“The partial government shutdown is inflicting far greater damage on the United States economy than previously estimated, the White House acknowledged on Tuesday, as President Trump’s economists doubled projections of how much economic growth is being lost each week the standoff with Democrats continues.”
“If Pacific Gas & Electric Co. follows through with its bankruptcy announcement, the country’s largest utility would record the third largest default in the U.S. investment-grade corporate bond market since 1998.”
“JPMorgan Chase & Co.’s bond traders just reported their worst quarter in a decade a day after Citigroup Inc. said it was also pummeled by market turmoil. Revenue from fixed-income trading, typically the biggest contributor to the company’s markets business, plunged 18 percent in the fourth quarter to the lowest since the depths of the financial crisis as wild markets kept clients on the sidelines.”
“…the Bank of Merrill Lynch Fund Managers’ Survey from January, which finds investors with the gloomiest outlook on corporate profits since 2008.
“A net 52% of investors expect global profits to deteriorate over the next year, a “major reversal” from just 12 months ago when a net 39% saw profits improving.
“The survey also saw the second-biggest two-month collapse on record in global inflation expectations, and the worst outlook on the global economy since July 2008…”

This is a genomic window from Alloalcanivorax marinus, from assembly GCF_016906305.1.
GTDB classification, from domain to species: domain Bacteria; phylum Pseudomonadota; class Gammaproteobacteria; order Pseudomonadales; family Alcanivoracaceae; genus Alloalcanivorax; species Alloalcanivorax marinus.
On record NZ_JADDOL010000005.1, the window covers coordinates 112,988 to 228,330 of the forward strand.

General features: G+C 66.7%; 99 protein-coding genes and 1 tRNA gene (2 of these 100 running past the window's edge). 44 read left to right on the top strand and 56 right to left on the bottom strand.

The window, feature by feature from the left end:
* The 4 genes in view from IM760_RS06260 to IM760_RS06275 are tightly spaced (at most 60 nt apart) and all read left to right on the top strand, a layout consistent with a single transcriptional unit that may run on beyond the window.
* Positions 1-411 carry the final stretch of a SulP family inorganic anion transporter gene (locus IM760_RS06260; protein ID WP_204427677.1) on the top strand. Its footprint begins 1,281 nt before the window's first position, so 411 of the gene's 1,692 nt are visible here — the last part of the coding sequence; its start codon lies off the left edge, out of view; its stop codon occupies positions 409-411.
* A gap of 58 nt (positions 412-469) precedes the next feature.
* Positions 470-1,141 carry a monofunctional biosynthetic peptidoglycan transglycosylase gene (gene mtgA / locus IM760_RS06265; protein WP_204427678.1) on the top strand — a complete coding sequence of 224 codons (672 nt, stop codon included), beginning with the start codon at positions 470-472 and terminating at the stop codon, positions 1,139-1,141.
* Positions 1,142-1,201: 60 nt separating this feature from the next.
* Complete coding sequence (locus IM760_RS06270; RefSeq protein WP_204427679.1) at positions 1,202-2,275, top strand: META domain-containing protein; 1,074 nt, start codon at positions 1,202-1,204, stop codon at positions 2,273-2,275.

“According to the S&P/Experian Consumer Credit Default Indices, which the companies said in a press release represent a comprehensive measure of changes in consumer credit defaults, the composite rate rose six basis points from December to 0.89 percent. The bank card default rate rose 25 basis points to 3.34 percent, while the auto loan default rate jumped 10 basis points to 1.03 percent. The default rate on first mortgages was three basis points higher at 0.67 percent.
“What’s more, S&P Dow Jones Indices and Experian said that all five of the metropolitan statistical areas showed a higher default rate in December of 2018.”
“Global debt grew 3.9 percent in the third quarter of 2018 compared to a year earlier and was up 0.7 percent compared to the previous quarter, the Institute of International Finance said in a report on Tuesday…
“As a percentage of global gross domestic product, debt of non-financial corporations ticked up to 92 percent, the highest level on record, the report said.”
“As Mark Twain never said, “It ain’t what you don’t know that gets you into trouble. It’s what you think you know for sure that just ain’t so.”
“Over the course of this year and next, the biggest economic risks will emerge in those areas where investors think recent patterns are unlikely to change.
“They will include a growth recession in China, a rise in global long-term real interest rates, and a crescendo of populist economic policies that undermine the credibility of central bank independence, resulting in higher interest rates on “safe” advanced-country government bonds.”